Abu Dhabi-based investor Alpha Dhabi Holding has signed up to develop 500 MW of solar capacity in Libya, as the North African nation attempts to get its renewables ambitions back on track.
State-owned General Electricity Co. of Libya (Gecol) announced plans this earlier month for France's TotalEnergies to develop a 500 MW solar field in the country. This week, Gecol said it has also signed a memorandum of understanding for Alpha Dhabi to construct and operate an initial 500 MW of 2 GW of solar in the nation.
Separately, the Emirates News Agency reported this week that the projects would have 25-year lifetimes, but it did not provide a timeline or indicate where the Alpha Dhabi solar capacity would be developed. Under the terms of the agreement, the Libyan government will purchase the solar power generated by the Alpha Dhabi sites.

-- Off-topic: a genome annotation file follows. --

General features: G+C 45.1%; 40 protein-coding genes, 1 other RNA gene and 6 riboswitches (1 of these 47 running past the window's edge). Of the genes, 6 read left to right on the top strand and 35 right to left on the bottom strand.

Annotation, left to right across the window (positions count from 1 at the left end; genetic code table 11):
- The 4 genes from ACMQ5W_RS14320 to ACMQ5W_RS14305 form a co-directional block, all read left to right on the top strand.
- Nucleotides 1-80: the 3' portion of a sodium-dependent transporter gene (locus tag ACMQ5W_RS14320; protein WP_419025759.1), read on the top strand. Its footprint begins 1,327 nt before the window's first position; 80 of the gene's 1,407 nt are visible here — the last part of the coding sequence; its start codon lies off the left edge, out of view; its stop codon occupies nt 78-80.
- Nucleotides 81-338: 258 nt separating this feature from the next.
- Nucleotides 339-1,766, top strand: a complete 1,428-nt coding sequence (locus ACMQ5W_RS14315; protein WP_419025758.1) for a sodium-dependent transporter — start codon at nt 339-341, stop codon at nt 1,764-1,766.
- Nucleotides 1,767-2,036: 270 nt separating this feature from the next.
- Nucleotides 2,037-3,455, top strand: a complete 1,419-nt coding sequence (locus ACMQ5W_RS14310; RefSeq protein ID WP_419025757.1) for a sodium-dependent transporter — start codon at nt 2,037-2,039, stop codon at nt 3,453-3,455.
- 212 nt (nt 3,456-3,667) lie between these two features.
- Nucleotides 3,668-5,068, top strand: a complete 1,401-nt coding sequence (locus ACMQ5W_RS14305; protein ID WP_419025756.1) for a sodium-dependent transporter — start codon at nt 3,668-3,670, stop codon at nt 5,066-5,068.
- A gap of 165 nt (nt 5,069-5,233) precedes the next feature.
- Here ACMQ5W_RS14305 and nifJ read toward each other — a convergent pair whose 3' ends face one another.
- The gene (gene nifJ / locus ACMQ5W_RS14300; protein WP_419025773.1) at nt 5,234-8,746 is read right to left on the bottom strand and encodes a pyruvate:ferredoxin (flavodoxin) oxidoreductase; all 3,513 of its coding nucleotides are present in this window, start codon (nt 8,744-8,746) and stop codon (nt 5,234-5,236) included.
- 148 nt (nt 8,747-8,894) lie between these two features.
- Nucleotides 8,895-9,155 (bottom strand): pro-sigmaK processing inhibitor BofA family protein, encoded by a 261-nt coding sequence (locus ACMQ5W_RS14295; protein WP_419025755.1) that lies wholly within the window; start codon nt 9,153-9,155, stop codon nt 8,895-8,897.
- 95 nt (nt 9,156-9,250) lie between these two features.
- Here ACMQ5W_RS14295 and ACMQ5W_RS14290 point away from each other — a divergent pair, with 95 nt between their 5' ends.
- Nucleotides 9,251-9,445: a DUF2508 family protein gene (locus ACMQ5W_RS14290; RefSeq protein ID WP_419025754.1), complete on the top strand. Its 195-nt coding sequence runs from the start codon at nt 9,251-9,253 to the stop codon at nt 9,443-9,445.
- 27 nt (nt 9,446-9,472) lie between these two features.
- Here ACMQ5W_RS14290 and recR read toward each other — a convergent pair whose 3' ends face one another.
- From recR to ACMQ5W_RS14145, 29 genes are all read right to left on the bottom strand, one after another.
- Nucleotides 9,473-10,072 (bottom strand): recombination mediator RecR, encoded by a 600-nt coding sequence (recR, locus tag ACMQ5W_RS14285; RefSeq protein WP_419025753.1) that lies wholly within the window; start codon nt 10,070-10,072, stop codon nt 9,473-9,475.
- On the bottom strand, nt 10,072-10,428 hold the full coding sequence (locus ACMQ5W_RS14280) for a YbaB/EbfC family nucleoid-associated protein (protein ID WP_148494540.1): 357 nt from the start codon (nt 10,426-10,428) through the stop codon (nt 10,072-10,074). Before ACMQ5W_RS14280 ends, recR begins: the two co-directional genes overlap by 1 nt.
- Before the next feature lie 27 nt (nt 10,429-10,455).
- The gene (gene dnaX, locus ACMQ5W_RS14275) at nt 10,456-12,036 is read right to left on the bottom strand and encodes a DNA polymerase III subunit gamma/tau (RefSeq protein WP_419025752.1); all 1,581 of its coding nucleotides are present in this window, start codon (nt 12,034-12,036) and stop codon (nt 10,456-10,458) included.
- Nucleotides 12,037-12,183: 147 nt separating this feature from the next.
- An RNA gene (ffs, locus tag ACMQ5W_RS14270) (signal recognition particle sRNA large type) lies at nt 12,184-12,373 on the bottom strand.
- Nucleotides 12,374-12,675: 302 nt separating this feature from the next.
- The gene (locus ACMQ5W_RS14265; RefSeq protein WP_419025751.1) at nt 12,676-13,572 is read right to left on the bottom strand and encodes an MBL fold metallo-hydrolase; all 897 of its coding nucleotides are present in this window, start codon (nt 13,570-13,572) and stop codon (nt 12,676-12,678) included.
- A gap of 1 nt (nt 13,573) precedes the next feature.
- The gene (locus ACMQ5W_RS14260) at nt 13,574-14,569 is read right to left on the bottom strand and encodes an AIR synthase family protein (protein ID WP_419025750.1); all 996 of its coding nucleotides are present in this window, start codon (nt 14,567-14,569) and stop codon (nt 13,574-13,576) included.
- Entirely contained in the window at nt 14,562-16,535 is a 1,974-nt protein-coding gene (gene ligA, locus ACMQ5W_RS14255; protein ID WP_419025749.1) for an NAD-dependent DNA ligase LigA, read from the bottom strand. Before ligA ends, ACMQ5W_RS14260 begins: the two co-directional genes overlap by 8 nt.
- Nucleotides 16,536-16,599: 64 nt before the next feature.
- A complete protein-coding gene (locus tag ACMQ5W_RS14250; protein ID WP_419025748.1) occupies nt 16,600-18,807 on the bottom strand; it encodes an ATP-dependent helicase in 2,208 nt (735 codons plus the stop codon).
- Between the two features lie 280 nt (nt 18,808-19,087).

Alpha Dhabi owns businesses in the fields of construction, industry, health care, and hospitality, according to its website. Gecol, meanwhile, has around 9 GW of power generating capacity, including 16 oil and gas plants. However, only 2% of its fleet is devoted to clean energy.
Libya's General National Congress envisaged 300 MW of solar by 2020 and 450 MW by 2025 under its 2013-25 strategic plan for renewables, plus concentrating solar power capacity. The nation aims to source 22% of its electricity from renewables by 2030. However, the International Renewable Energy Agency estimated that the country had just 6 MW of solar at the end of 2021, with 5 MW in place since 2012.
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